Comparison of allozyme and microsatellite variability in brown hare populations (Lepus europaeus Pallas) from Vojvodina (Serbia)

Mihajla Djan, Dunja Popović, Nevena Veličković, Dragana Obreht, Ljiljana Vapa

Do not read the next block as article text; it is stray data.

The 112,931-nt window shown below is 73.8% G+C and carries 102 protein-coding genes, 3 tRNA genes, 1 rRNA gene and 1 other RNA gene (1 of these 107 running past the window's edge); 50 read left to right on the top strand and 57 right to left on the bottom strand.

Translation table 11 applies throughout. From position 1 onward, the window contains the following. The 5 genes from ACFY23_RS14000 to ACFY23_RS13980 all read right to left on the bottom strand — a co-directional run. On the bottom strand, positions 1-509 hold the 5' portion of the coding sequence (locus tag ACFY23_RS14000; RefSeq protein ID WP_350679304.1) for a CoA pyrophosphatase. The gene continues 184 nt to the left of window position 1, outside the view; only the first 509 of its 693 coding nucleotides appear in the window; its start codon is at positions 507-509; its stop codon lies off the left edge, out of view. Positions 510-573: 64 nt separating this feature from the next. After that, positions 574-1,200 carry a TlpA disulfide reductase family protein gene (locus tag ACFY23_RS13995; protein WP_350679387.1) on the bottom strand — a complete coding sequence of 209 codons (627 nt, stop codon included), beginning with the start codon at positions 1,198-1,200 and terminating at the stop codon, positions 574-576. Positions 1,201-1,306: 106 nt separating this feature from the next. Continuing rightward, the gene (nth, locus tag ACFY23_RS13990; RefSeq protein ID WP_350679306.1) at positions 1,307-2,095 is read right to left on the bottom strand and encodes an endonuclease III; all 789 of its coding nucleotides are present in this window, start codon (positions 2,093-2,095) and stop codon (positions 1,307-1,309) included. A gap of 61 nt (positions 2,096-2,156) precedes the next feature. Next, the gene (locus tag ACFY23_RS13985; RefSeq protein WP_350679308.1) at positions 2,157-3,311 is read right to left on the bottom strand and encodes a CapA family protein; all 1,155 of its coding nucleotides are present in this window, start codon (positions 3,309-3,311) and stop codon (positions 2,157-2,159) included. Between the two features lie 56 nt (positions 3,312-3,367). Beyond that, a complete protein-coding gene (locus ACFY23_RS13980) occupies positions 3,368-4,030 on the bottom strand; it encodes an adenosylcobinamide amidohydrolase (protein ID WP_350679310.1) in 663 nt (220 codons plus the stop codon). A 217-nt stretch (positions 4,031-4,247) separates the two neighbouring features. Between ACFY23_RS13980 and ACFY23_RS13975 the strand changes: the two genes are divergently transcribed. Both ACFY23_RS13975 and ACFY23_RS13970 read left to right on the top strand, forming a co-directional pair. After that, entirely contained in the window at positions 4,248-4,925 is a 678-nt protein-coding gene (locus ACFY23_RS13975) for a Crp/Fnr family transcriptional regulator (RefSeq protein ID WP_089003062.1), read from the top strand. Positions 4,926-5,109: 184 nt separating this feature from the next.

The brown hare (Lepus europaeus Pallas) is a widely popular game species throughout Europe and a species of specific biological and economical interest, which plays an important role in the hunting economy of Vojvodina (Serbia). Awareness of the value of genetic resources has encouraged studies of the genetic diversity present in different game populations. The aim of the present study was to evaluate genetic diversity in brown hare populations from Vojvodina using two molecular marker systems, allozyme and microsatellite variability, and to compare the data obtained using these two methods. Standard protocols for allozyme and microsatellite analyses in brown hares were used to measure the degree of genetic variability within and among three brown hare populations from Vojvodina: Backa, Banat and Srem, defined using geographical criterion. Both marker systems revealed significant differences between observed and expected heterozygosity in the populations, as well as positive fixation indice values. Significant deviations from Hardy-Weinberg expectations were not detected for all analyzed loci, indicating that the detected deficit of heterozygotes was the consequence of slight gene pool substructuring, rather than inbreeding effects. Microsatellite analysis revealed negligible population differentiation, while allozyme analysis revealed slightly moderate differentiation, supporting previous data showing that there is a generally shallow gene pool divergence among brown hare populations in Europe. Graphical analysis of allozyme variability data suggests lower genetic differentiation between Banat and Srem brown hare populations, in contrast with phylogenetic trees derived from microsatellite variability data, where Backa and Banat brown hare populations were genetically less different. Considering previous analyses of the same populations using nuclear and mtDNA variability data, which suggest a closer gene pool affinity between Backa and Banat, we conclude that although fewer markers were employed, microsatellite-derived data still yields more reliable results than allozyme variability data.

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